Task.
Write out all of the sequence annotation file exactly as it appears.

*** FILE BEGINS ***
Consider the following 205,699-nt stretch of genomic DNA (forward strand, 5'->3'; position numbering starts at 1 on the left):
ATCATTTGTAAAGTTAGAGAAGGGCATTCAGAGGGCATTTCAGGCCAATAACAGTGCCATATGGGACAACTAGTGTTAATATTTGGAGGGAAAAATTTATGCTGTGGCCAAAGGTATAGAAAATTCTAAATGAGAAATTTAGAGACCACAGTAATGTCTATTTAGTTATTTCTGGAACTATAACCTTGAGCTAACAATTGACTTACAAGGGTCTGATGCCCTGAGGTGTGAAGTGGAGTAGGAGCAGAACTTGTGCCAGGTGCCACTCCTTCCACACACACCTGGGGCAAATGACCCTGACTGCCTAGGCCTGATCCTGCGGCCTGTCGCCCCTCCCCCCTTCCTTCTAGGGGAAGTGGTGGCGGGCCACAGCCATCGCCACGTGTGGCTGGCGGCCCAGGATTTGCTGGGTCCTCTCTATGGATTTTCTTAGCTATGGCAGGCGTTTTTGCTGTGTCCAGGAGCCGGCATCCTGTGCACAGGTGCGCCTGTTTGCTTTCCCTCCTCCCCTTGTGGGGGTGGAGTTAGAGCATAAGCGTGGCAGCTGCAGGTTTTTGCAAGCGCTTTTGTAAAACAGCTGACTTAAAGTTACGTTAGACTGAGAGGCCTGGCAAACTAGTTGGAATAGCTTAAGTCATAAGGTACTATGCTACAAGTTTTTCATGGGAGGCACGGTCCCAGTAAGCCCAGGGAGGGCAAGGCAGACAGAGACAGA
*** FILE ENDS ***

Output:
Consider the following 205,699-nt stretch of genomic DNA (forward strand, 5'->3'; position numbering starts at 1 on the left):
ATCATTTGTAAAGTTAGAGAAGGGCATTCAGAGGGCATTTCAGGCCAATAACAGTGCCATATGGGACAACTAGTGTTAATATTTGGAGGGAAAAATTTATGCTGTGGCCAAAGGTATAGAAAATTCTAAATGAGAAATTTAGAGACCACAGTAATGTCTATTTAGTTATTTCTGGAACTATAACCTTGAGCTAACAATTGACTTACAAGGGTCTGATGCCCTGAGGTGTGAAGTGGAGTAGGAGCAGAACTTGTGCCAGGTGCCACTCCTTCCACACACACCTGGGGCAAATGACCCTGACTGCCTAGGCCTGATCCTGCGGCCTGTCGCCCCTCCCCCCTTCCTTCTAGGGGAAGTGGTGGCGGGCCACAGCCATCGCCACGTGTGGCTGGCGGCCCAGGATTTGCTGGGTCCTCTCTATGGATTTTCTTAGCTATGGCAGGCGTTTTTGCTGTGTCCAGGAGCCGGCATCCTGTGCACAGGTGCGCCTGTTTGCTTTCCCTCCTCCCCTTGTGGGGGTGGAGTTAGAGCATAAGCGTGGCAGCTGCAGGTTTTTGCAAGCGCTTTTGTAAAACAGCTGACTTAAAGTTACGTTAGACTGAGAGGCCTGGCAAACTAGTTGGAATAGCTTAAGTCATAAGGTACTATGCTACAAGTTTTTCATGGGAGGCACGGTCCCAGTAAGCCCAGGGAGGGCAAGGCAGACAGAGACAGA